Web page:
The power of being live on free-to-air television in primetime showed yesterday, as Formula E recorded its highest number in the UK since the 2015 London ePrix, overnight viewing figures show.
Live coverage of the Buenos Aires ePrix, which aired on Channel 5 from 18:30 to 20:15, averaged 426k (2.2%). This is one of Formula E’s highest ever numbers, only behind the second race of the 2015 London ePrix weekend, which averaged 700k (6.8%) on ITV. Yesterday’s number was higher than the 2016 season finale in London. That race averaged 411k (3.8%), albeit in a longer slot on ITV. Last year’s Buenos Aires ePrix on ITV4 averaged 132k (0.6%), peaking with 248k (1.2%).
Yesterday’s ePrix, won by Sebastien Buemi, hit a 5-minute peak of 604k (3.2%) at 19:05, the series’ second highest peak number ever, again behind London 2015 (1.18 million) and ahead of London 2016 (600,000). What might take the edge off yesterday’s numbers is that not all the viewers stuck with the race action, with audiences stabilising around 500,000 viewers.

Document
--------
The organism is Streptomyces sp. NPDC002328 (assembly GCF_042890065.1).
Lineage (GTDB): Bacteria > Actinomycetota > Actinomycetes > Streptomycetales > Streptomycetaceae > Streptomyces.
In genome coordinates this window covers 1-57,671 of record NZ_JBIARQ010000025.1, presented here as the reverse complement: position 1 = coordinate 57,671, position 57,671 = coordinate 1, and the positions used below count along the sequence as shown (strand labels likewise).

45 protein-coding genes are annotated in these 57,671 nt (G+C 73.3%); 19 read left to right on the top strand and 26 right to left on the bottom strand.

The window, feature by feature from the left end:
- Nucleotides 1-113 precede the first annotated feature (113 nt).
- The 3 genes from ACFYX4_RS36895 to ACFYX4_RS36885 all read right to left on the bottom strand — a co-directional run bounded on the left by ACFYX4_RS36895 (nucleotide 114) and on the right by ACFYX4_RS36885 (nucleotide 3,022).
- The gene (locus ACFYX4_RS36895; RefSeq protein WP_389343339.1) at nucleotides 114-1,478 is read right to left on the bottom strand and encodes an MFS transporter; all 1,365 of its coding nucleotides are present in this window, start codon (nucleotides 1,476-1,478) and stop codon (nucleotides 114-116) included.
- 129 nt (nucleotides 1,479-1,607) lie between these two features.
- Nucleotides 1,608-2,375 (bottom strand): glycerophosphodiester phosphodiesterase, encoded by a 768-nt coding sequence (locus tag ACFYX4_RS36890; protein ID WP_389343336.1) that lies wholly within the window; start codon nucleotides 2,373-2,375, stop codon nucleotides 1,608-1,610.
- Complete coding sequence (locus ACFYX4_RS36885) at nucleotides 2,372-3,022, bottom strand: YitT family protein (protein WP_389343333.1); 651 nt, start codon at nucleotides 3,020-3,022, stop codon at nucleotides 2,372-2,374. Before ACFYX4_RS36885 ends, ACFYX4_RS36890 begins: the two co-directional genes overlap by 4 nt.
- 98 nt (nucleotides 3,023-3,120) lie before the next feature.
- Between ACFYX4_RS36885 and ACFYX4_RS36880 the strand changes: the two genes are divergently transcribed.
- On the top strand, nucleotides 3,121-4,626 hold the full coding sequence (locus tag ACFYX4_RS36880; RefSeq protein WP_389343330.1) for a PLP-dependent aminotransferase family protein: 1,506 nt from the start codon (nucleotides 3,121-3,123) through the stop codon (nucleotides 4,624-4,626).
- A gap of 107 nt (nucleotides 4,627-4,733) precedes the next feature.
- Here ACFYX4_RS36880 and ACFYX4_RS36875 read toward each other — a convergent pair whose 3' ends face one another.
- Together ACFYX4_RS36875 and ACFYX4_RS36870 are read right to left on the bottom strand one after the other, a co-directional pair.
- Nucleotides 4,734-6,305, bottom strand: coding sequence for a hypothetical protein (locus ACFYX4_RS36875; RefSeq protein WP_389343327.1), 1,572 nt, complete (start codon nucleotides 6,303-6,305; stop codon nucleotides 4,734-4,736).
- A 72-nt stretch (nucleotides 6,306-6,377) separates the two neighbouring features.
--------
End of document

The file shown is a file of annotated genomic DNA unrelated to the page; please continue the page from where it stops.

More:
The average audience was in-line with Channel 5’s slot average for 16 to 54 year olds, but significantly down on Channel 5’s usual audience in that slot amongst the older 55+ age group. The FA Cup game between Wolves and Chelsea on BT Sport 2 from 17:00 to 20:00 averaged 652k (4.0%), higher than Formula E’s free-to-air audience.
Qualifying and Analysis
Live coverage of qualifying on Spike from 14:45 to 16:20 averaged 60k (0.7%), peaking with 91k (1.0%) at 16:05.
There are certainly positives to take away from Formula E’s figures yesterday, the demographic breakdown being one of them. Recording an audience, which tripled last years’ number on ITV4, justifies Formula E’s decision to agree a deal with Channel 5. The main negative is that the audience share (2.2%) is low for a free-to-air broadcast on Channel 5, and lower than both the programme before it, and the programme after it.
2 thoughts on “Formula E jumps to second highest number ever”
Not too bad viewing figures there.
By FE standards, no, not bad at all. But the fact that 1/6th of the audience who initially tuned in switched off during the programme is cause for concern.